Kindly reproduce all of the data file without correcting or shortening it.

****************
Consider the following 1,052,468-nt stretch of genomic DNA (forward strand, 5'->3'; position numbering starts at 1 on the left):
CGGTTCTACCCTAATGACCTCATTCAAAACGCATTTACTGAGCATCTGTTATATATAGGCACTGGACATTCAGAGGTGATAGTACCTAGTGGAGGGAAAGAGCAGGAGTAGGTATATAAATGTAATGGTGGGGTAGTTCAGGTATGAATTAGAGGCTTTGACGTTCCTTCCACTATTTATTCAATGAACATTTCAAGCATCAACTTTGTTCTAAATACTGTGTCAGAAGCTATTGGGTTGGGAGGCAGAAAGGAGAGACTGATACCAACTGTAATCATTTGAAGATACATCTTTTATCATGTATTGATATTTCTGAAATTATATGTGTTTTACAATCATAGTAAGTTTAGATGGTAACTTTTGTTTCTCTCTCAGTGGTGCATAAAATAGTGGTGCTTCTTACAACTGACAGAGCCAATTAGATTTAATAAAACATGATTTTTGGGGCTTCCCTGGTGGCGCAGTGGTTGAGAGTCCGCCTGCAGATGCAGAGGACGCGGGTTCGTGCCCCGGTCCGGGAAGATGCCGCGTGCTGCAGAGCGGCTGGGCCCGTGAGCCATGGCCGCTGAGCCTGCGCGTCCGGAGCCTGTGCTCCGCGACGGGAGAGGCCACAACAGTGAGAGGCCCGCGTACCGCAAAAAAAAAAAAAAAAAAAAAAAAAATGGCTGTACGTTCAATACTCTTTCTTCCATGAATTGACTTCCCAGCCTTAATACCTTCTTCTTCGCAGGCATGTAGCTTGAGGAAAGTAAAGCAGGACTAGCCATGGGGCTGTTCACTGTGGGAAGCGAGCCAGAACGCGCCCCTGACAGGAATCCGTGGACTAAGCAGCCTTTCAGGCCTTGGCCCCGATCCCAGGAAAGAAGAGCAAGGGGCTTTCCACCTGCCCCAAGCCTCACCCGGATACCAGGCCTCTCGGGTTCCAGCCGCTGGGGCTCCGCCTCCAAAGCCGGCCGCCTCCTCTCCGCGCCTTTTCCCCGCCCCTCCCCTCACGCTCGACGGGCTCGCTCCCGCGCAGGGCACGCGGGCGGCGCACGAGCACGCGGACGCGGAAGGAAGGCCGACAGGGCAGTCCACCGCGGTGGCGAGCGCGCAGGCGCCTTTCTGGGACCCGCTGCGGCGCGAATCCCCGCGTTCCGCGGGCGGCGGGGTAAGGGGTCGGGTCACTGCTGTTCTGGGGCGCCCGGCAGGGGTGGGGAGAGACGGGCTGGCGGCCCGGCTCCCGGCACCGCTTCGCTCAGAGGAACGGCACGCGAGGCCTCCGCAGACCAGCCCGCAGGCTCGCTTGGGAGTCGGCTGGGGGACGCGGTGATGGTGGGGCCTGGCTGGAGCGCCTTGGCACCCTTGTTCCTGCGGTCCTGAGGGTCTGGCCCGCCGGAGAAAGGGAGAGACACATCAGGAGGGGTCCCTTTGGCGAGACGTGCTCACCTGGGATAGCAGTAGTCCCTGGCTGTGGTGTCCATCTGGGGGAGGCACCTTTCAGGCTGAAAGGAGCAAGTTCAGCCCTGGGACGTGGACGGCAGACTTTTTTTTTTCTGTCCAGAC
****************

Consider the following 1,052,468-nt stretch of genomic DNA (forward strand, 5'->3'; position numbering starts at 1 on the left):
CGGTTCTACCCTAATGACCTCATTCAAAACGCATTTACTGAGCATCTGTTATATATAGGCACTGGACATTCAGAGGTGATAGTACCTAGTGGAGGGAAAGAGCAGGAGTAGGTATATAAATGTAATGGTGGGGTAGTTCAGGTATGAATTAGAGGCTTTGACGTTCCTTCCACTATTTATTCAATGAACATTTCAAGCATCAACTTTGTTCTAAATACTGTGTCAGAAGCTATTGGGTTGGGAGGCAGAAAGGAGAGACTGATACCAACTGTAATCATTTGAAGATACATCTTTTATCATGTATTGATATTTCTGAAATTATATGTGTTTTACAATCATAGTAAGTTTAGATGGTAACTTTTGTTTCTCTCTCAGTGGTGCATAAAATAGTGGTGCTTCTTACAACTGACAGAGCCAATTAGATTTAATAAAACATGATTTTTGGGGCTTCCCTGGTGGCGCAGTGGTTGAGAGTCCGCCTGCAGATGCAGAGGACGCGGGTTCGTGCCCCGGTCCGGGAAGATGCCGCGTGCTGCAGAGCGGCTGGGCCCGTGAGCCATGGCCGCTGAGCCTGCGCGTCCGGAGCCTGTGCTCCGCGACGGGAGAGGCCACAACAGTGAGAGGCCCGCGTACCGCAAAAAAAAAAAAAAAAAAAAAAAAAATGGCTGTACGTTCAATACTCTTTCTTCCATGAATTGACTTCCCAGCCTTAATACCTTCTTCTTCGCAGGCATGTAGCTTGAGGAAAGTAAAGCAGGACTAGCCATGGGGCTGTTCACTGTGGGAAGCGAGCCAGAACGCGCCCCTGACAGGAATCCGTGGACTAAGCAGCCTTTCAGGCCTTGGCCCCGATCCCAGGAAAGAAGAGCAAGGGGCTTTCCACCTGCCCCAAGCCTCACCCGGATACCAGGCCTCTCGGGTTCCAGCCGCTGGGGCTCCGCCTCCAAAGCCGGCCGCCTCCTCTCCGCGCCTTTTCCCCGCCCCTCCCCTCACGCTCGACGGGCTCGCTCCCGCGCAGGGCACGCGGGCGGCGCACGAGCACGCGGACGCGGAAGGAAGGCCGACAGGGCAGTCCACCGCGGTGGCGAGCGCGCAGGCGCCTTTCTGGGACCCGCTGCGGCGCGAATCCCCGCGTTCCGCGGGCGGCGGGGTAAGGGGTCGGGTCACTGCTGTTCTGGGGCGCCCGGCAGGGGTGGGGAGAGACGGGCTGGCGGCCCGGCTCCCGGCACCGCTTCGCTCAGAGGAACGGCACGCGAGGCCTCCGCAGACCAGCCCGCAGGCTCGCTTGGGAGTCGGCTGGGGGACGCGGTGATGGTGGGGCCTGGCTGGAGCGCCTTGGCACCCTTGTTCCTGCGGTCCTGAGGGTCTGGCCCGCCGGAGAAAGGGAGAGACACATCAGGAGGGGTCCCTTTGGCGAGACGTGCTCACCTGGGATAGCAGTAGTCCCTGGCTGTGGTGTCCATCTGGGGGAGGCACCTTTCAGGCTGAAAGGAGCAAGTTCAGCCCTGGGACGTGGACGGCAGACTTTTTTTTTTCTGTCCAGAC